Platinum Sponsor – $1,250 tax deductible donation (1 available)

            You/your company will receive a large banner ad on BabyRabies.com for 6 months, an ad on my Twitter background (@BabyRabies) for 6 months, 1 blog post dedicated to telling my readers all about your business and/or product. AND your corporate name on the back of all race singlets to be worn by the entire North Texas Team In Training chapter at all events for one season. Think of all the exposure!!

Gold Sponsor – $750 tax deductible donation (1 available)

            You/your company will receive a medium banner ad or large sidebar button ad (approx. 300×250) for 6 months on BabyRabies.com and 1 blog post dedicated to telling my readers all about your business and/or your product.

Silver Sponsors –  $250 tax deductible donation (4 available)

            You /your company will receive a small sidebar button ad (approx. 100×100) for 6 months and you will be featured, along with other Silver Sponsors, in a blog post all about your business and/ or your product.

Bronze Sponsors- $100 tax deductible donation (10 available)

            You/your company will receive a sidebar link for 6 months

If you are interested in learning more about the sponsorship packages, including my most current website stats, or about the North Texas Chapter of the Leukemia and Lymphoma Society and Team In Training, please email me atJill@Babyrabies.com

If you’ve made it this far, thank you and please pass the on the word. GO TEAM!!

 

 

9 thoughts on “Help! And this time it’s serious.”

  1. What a great thing! I too get emotional thinking about all the wonderful children that are going through similar things. It’s terrible and raising money for these kids is an amazing thing.

    Oh and I always compared med-free childbirth to running a marathon when I was pregnant and nay-sayers would raise an eyebrow and tell me I didn’t have to be a hero (what does that even MEAN?). Anyway, thought it was funny you think of it that way as well 🙂

  2. Good for you!! I will also like to thank you. The Leukemia and Lymphoma Society is near and dear to my heart, because my 8 year old 1st cousin was diagnosed with AML, and went through the same treatment as Luke. He has now been in remission since August 2008. Again THANK YOU!!!!

  3. What a WONDERFUL thing you’re doing! Such a worthy cause…I don’t know how you do it, I’m a wuss (is that how you spell it?!) and am scared to death by the 3-day 60 mile WALK I’m doing in August for the Susan G Komen foundation…I think I would surely die if I ran a marthon!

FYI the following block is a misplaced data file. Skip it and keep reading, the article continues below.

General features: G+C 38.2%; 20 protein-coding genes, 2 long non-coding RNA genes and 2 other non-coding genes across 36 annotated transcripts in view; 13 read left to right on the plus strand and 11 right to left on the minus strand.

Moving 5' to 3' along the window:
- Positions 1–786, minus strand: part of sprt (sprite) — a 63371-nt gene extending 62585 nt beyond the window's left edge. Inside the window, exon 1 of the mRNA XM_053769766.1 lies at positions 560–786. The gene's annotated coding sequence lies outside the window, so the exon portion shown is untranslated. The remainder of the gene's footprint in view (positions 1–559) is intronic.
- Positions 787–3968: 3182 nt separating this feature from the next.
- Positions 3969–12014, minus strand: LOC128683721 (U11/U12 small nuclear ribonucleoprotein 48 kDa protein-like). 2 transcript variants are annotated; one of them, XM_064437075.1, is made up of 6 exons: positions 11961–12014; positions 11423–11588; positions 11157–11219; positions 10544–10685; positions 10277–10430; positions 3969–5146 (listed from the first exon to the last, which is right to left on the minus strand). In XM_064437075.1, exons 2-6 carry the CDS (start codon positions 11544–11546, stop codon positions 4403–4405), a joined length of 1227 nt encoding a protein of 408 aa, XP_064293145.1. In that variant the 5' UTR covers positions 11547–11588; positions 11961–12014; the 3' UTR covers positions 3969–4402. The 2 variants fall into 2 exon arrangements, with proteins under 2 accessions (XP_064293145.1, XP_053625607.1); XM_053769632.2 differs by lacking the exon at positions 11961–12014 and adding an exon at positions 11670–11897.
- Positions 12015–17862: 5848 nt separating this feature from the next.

4. I am also training for the Rock & Roll marathon! My friends and I are running the 1/2 marathon but i’ll be there! Not sure how much financial freedom I will have over the next few months, but I would love to donate to your cause! If I can, I definitely will. If not, I am rooting for you girl & will be there with you on race day! Good Luck! 🙂

  5. Ah, so I see you figured out how to do it! Well played.

    I am but a poor college student, but if I scrape up enough money, I’d love to donate. I don’t have kids, but I have 3 nephews under the age of 3 and 2 nieces. I can’t imagine watching my sisters and brothers and even just my family in general going through that pain.

    BTW, I have been a loyal reader since right before Kendall was born and I’ve basically been checking the site on the daily.

    You are also the reason why I started reading Dooce and I am forever grateful.

    Good luck!

  6. I didn’t know you and Scott ran a marathon! I’m debating trying my first half this year. What training program are you using?
    I think what you’re doing is wonderful. Crossing that finish line will be even better knowing the money you raised for little Luke.

  7. Thanks for all the encouragement!

    Sareh, there are so many similarities. I even joked with Scott about it while I was in labor.

    Cassi, I’m so glad to hear your cousin is in remission, and glad I can help support the cause.

    Molly, GL with your walk! I think I would rather one day of running vs. 3 days of walking. That sounds tough.

    Erin, hooray! We’ll have to look for each other.

    Alana, I do not quickly forget what it’s like to be a poor college student 🙂 Understandable. Thanks for reading!

    Julia, Yes! We ran the Marine Corps Marathon in DC in 2005. That was the day Scott proposed to me. He ran the whole race with me, thus killing his time, and popped the question that night. Right now we are just following the training advice of the LLS and TEAM coaches. I personally prefer the Galloway method of run/walk intervals.

  8. Yeah! Good for you!! I used to work for LLS as a patient services manager before becoming a SAHM, and I can testify that by participating in TNT you are truly helping to change lives. There are so many wonderful services that are available to patients and their families, and they wouldn’t be able to provide them without your help. Good luck with the training!! Can’t wait to hear how it goes 🙂